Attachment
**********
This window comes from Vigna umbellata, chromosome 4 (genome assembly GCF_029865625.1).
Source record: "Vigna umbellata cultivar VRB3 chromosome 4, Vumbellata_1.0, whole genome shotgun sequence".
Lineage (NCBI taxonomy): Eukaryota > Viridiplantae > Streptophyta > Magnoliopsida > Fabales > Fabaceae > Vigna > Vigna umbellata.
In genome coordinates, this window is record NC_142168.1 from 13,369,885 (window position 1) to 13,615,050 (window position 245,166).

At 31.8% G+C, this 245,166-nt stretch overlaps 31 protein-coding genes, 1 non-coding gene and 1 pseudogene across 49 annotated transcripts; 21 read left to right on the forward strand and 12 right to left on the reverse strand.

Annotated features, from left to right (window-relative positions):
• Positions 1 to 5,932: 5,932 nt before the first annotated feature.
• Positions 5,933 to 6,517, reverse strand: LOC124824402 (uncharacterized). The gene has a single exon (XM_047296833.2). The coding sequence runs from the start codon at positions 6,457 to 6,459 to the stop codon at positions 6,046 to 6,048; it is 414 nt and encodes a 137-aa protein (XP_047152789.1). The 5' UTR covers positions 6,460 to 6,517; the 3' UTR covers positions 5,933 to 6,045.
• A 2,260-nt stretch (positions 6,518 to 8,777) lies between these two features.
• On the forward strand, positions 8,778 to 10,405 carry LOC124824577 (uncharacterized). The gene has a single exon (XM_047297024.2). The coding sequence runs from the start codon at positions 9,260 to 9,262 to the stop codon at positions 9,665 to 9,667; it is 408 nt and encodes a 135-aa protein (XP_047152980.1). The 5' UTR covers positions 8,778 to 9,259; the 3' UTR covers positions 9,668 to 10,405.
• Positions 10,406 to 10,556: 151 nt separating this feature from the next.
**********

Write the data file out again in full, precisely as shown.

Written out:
This window comes from Vigna umbellata, chromosome 4 (genome assembly GCF_029865625.1).
Source record: "Vigna umbellata cultivar VRB3 chromosome 4, Vumbellata_1.0, whole genome shotgun sequence".
Lineage (NCBI taxonomy): Eukaryota > Viridiplantae > Streptophyta > Magnoliopsida > Fabales > Fabaceae > Vigna > Vigna umbellata.
In genome coordinates, this window is record NC_142168.1 from 13,369,885 (window position 1) to 13,615,050 (window position 245,166).

At 31.8% G+C, this 245,166-nt stretch overlaps 31 protein-coding genes, 1 non-coding gene and 1 pseudogene across 49 annotated transcripts; 21 read left to right on the forward strand and 12 right to left on the reverse strand.

Annotated features, from left to right (window-relative positions):
• Positions 1 to 5,932: 5,932 nt before the first annotated feature.
• Positions 5,933 to 6,517, reverse strand: LOC124824402 (uncharacterized). The gene has a single exon (XM_047296833.2). The coding sequence runs from the start codon at positions 6,457 to 6,459 to the stop codon at positions 6,046 to 6,048; it is 414 nt and encodes a 137-aa protein (XP_047152789.1). The 5' UTR covers positions 6,460 to 6,517; the 3' UTR covers positions 5,933 to 6,045.
• A 2,260-nt stretch (positions 6,518 to 8,777) lies between these two features.
• On the forward strand, positions 8,778 to 10,405 carry LOC124824577 (uncharacterized). The gene has a single exon (XM_047297024.2). The coding sequence runs from the start codon at positions 9,260 to 9,262 to the stop codon at positions 9,665 to 9,667; it is 408 nt and encodes a 135-aa protein (XP_047152980.1). The 5' UTR covers positions 8,778 to 9,259; the 3' UTR covers positions 9,668 to 10,405.
• Positions 10,406 to 10,556: 151 nt separating this feature from the next.